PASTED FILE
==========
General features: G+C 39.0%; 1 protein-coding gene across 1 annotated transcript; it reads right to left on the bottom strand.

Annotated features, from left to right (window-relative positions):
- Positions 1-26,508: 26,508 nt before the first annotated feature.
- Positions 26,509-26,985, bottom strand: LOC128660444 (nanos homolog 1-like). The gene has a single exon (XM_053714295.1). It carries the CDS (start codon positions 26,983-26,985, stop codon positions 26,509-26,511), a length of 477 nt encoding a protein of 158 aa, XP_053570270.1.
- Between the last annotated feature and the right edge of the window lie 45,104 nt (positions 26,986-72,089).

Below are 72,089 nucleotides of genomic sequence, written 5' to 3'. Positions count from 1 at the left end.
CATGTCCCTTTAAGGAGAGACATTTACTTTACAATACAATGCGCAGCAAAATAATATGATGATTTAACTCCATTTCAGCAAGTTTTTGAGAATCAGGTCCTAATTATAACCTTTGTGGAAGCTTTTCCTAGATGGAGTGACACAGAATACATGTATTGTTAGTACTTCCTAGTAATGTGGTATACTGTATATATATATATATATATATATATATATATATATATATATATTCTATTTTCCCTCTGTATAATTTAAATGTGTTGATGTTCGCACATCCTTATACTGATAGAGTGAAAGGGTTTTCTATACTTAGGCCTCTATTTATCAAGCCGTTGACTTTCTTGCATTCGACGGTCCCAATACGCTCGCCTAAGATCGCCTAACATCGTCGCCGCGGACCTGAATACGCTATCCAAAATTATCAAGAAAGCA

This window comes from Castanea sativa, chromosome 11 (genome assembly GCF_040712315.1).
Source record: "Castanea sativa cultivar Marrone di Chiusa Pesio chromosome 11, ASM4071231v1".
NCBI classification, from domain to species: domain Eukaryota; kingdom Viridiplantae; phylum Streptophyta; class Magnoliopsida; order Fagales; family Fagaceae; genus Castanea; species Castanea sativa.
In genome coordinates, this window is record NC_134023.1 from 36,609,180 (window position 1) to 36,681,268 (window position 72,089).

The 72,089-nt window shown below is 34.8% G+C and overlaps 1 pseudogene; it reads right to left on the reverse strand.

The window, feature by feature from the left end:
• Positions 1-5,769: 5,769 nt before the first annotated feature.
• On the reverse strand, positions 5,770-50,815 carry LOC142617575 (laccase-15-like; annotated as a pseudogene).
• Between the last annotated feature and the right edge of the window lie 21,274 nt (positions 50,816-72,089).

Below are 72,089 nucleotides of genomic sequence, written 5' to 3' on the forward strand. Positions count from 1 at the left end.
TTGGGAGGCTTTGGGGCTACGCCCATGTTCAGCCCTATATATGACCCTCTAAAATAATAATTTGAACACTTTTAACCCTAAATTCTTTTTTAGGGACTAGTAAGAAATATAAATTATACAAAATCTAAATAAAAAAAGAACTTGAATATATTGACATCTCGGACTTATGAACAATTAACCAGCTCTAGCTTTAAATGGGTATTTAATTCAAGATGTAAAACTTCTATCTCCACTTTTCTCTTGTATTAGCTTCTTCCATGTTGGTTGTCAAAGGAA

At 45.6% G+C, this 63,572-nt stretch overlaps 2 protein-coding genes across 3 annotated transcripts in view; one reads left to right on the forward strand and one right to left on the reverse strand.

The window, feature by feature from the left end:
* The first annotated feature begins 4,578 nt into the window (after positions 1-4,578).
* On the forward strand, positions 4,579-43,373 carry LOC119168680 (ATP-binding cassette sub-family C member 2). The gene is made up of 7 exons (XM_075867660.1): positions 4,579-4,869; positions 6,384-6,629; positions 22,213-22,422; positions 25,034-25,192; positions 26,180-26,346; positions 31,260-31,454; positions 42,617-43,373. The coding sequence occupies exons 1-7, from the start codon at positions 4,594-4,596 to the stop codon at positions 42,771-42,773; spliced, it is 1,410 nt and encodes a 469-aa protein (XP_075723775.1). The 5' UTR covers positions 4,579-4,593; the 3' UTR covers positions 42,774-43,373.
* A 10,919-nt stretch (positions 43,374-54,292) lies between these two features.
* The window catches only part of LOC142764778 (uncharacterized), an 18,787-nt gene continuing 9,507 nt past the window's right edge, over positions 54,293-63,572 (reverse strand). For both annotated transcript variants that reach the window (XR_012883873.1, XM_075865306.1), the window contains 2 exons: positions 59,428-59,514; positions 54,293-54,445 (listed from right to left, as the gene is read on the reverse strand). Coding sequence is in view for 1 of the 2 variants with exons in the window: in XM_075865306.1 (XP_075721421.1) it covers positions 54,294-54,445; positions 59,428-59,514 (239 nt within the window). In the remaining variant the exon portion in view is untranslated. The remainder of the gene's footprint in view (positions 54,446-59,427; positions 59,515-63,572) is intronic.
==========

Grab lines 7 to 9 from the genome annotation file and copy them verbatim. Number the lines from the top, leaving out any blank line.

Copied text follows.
CATGTCCCTTTAAGGAGAGACATTTACTTTACAATACAATGCGCAGCAAAATAATATGATGATTTAACTCCATTTCAGCAAGTTTTTGAGAATCAGGTCCTAATTATAACCTTTGTGGAAGCTTTTCCTAGATGGAGTGACACAGAATACATGTATTGTTAGTACTTCCTAGTAATGTGGTATACTGTATATATATATATATATATATATATATATATATATATATATATTCTATTTTCCCTCTGTATAATTTAAATGTGTTGATGTTCGCACATCCTTATACTGATAGAGTGAAAGGGTTTTCTATACTTAGGCCTCTATTTATCAAGCCGTTGACTTTCTTGCATTCGACGGTCCCAATACGCTCGCCTAAGATCGCCTAACATCGTCGCCGCGGACCTGAATACGCTATCCAAAATTATCAAGAAAGCA

This window comes from Castanea sativa, chromosome 11 (genome assembly GCF_040712315.1).
Source record: "Castanea sativa cultivar Marrone di Chiusa Pesio chromosome 11, ASM4071231v1".